Facebook’s Annual General Meeting is scheduled to be held May 31 in Menlo Park, California.
“The diversity and breadth of the groups signing this letter is evidence of how widespread and deeply-rooted Facebook’s problems have become,” said Michael Connor, executive director of Open MIC, a non-profit which works to foster greater corporate accountability in the media and tech sectors. “It’s well-past time for Facebook’s largest shareholders to speak up and get involved – for the good of their investments and the well-being of billions of people impacted by Facebook every day.”
You can read the full letter and see the list of signers here.
Quotes regarding the sign-on letter:
Natasha Lamb, managing partner, Arjuna Capital, filer of a pending shareholder resolution regarding Content Governance at Facebook:
“A small group of investors began sounding the alarm on Facebook’s content governance issues at last year’s annual meeting, but institutional investors voted down the shareholder proposal. The revelations of the last 7 months leave no excuse to defer to management, investor value is at risk.”
Jonas Kron, senior vice president, Trillium Asset Management, filer of pending shareholder resolution regarding a Risk Committee of Facebook’s board:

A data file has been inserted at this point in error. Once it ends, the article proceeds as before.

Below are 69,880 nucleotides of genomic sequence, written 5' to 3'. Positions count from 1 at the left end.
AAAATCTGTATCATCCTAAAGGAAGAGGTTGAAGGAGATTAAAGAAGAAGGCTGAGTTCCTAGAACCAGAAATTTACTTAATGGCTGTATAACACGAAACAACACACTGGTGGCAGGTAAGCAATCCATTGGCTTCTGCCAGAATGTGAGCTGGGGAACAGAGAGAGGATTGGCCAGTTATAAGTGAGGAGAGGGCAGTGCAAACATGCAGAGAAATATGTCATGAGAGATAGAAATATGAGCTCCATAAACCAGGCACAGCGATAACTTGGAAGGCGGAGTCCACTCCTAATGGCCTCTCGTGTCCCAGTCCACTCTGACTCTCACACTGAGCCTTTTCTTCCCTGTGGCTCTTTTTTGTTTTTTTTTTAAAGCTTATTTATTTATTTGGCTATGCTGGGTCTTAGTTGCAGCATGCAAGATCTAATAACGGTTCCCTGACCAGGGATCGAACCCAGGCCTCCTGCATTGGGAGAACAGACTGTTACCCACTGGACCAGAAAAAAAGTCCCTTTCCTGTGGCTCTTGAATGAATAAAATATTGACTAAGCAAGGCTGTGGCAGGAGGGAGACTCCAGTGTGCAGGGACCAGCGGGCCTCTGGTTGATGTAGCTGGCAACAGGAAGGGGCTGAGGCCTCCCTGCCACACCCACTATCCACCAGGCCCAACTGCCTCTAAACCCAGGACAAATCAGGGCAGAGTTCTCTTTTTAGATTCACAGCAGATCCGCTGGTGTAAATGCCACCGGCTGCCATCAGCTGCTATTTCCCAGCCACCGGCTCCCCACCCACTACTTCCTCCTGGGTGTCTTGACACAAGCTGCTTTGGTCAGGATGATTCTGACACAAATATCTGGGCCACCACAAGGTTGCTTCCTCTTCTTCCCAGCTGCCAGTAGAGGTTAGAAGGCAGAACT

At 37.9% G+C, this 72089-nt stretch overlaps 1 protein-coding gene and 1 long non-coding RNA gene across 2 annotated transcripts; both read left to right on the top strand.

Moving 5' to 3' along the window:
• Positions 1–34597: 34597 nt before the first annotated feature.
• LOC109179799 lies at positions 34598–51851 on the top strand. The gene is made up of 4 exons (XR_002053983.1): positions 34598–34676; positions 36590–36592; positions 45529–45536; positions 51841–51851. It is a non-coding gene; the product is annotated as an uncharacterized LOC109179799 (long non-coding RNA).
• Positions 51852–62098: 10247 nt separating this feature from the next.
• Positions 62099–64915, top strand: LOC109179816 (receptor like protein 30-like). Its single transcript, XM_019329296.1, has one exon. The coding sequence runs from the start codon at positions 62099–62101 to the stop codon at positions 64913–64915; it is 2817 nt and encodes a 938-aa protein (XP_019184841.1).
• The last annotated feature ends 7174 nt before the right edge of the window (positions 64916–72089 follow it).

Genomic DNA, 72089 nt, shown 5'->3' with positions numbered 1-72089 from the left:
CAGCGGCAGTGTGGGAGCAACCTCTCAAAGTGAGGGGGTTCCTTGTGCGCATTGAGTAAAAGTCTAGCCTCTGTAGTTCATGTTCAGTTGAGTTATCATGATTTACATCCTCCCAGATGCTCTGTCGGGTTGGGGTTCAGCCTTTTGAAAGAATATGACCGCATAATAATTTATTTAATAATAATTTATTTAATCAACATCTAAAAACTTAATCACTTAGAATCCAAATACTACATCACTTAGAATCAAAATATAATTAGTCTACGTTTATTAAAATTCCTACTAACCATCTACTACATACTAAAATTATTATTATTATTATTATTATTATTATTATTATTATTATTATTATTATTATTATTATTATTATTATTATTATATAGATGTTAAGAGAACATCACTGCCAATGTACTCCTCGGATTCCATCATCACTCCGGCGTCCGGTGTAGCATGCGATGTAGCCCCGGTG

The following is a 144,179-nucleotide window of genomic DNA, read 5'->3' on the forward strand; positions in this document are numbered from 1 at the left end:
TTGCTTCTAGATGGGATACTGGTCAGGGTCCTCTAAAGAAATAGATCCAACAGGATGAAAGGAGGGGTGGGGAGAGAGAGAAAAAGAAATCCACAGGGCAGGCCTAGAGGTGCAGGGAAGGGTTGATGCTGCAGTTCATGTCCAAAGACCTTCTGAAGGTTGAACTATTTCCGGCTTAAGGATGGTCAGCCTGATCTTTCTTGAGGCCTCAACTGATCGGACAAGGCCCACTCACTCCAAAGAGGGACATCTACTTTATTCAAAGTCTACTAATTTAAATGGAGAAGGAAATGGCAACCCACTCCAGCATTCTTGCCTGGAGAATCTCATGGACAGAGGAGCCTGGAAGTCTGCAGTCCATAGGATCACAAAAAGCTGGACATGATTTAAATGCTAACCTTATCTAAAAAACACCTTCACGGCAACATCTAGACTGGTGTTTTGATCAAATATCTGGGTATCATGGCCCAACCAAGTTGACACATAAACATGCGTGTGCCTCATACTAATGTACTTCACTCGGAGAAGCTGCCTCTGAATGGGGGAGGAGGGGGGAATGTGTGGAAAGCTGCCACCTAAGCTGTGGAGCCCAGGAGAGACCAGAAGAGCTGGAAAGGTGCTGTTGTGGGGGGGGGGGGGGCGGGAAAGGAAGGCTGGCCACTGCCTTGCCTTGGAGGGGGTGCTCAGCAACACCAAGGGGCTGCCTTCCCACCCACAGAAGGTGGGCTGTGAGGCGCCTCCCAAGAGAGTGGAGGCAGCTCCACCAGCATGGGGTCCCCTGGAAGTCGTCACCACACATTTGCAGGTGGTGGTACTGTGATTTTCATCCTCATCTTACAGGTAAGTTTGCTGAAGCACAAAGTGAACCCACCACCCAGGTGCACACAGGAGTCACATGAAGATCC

“While Facebook has recently announced some new policies and practices – largely in response to intense global criticism - we still do not have evidence that the company has moved beyond the whack-a-mole approach that created problems in the first place. The creation of a Risk Oversight Committee of the board would be a tangible demonstration that the corporate response will not be just technical and reactionary, but fundamental and long-term.”
Malkia Cyril, Executive Director at the Center for Media Justice:
“Right now, Facebook is not a safe platform for communities of color. Black activists regularly have content removed that mentions racism or white supremacy. Law enforcement agencies like Immigrations and Custom Enforcement access the Facebook data of immigrants without due process or cause. Muslim users on the platform face constant threats and harassment.
At the same time, White supremacists have been allowed to thrive on Facebook, violating civil rights and promoting hate speech without repercussions. It’s time for a change. A civil rights audit is a great and very necessary first step.”